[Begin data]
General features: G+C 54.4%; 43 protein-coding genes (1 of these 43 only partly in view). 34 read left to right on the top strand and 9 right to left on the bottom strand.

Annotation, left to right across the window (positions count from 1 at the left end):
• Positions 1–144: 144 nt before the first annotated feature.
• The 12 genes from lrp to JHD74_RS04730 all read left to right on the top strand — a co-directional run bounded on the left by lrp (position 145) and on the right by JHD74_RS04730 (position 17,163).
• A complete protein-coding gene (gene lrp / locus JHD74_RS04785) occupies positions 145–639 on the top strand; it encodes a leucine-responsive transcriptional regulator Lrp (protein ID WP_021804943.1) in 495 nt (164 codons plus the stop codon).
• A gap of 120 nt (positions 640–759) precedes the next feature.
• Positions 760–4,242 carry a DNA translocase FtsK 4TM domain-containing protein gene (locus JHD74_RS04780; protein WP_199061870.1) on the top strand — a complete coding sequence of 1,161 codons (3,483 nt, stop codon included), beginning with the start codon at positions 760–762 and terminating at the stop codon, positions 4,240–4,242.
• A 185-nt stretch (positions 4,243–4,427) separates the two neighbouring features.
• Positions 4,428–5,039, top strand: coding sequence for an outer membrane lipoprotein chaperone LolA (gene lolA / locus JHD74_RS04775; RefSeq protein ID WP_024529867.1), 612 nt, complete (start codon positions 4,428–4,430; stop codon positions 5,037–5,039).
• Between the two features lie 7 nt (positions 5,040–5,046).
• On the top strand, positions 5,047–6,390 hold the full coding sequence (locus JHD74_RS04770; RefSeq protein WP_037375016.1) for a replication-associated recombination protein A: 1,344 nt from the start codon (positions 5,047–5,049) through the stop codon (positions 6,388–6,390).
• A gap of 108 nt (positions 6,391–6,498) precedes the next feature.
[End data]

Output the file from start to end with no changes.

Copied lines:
General features: G+C 54.4%; 43 protein-coding genes (1 of these 43 only partly in view). 34 read left to right on the top strand and 9 right to left on the bottom strand.

Annotation, left to right across the window (positions count from 1 at the left end):
• Positions 1–144: 144 nt before the first annotated feature.
• The 12 genes from lrp to JHD74_RS04730 all read left to right on the top strand — a co-directional run bounded on the left by lrp (position 145) and on the right by JHD74_RS04730 (position 17,163).
• A complete protein-coding gene (gene lrp / locus JHD74_RS04785) occupies positions 145–639 on the top strand; it encodes a leucine-responsive transcriptional regulator Lrp (protein ID WP_021804943.1) in 495 nt (164 codons plus the stop codon).
• A gap of 120 nt (positions 640–759) precedes the next feature.
• Positions 760–4,242 carry a DNA translocase FtsK 4TM domain-containing protein gene (locus JHD74_RS04780; protein WP_199061870.1) on the top strand — a complete coding sequence of 1,161 codons (3,483 nt, stop codon included), beginning with the start codon at positions 760–762 and terminating at the stop codon, positions 4,240–4,242.
• A 185-nt stretch (positions 4,243–4,427) separates the two neighbouring features.
• Positions 4,428–5,039, top strand: coding sequence for an outer membrane lipoprotein chaperone LolA (gene lolA / locus JHD74_RS04775; RefSeq protein ID WP_024529867.1), 612 nt, complete (start codon positions 4,428–4,430; stop codon positions 5,037–5,039).
• Between the two features lie 7 nt (positions 5,040–5,046).
• On the top strand, positions 5,047–6,390 hold the full coding sequence (locus JHD74_RS04770; RefSeq protein WP_037375016.1) for a replication-associated recombination protein A: 1,344 nt from the start codon (positions 5,047–5,049) through the stop codon (positions 6,388–6,390).
• A gap of 108 nt (positions 6,391–6,498) precedes the next feature.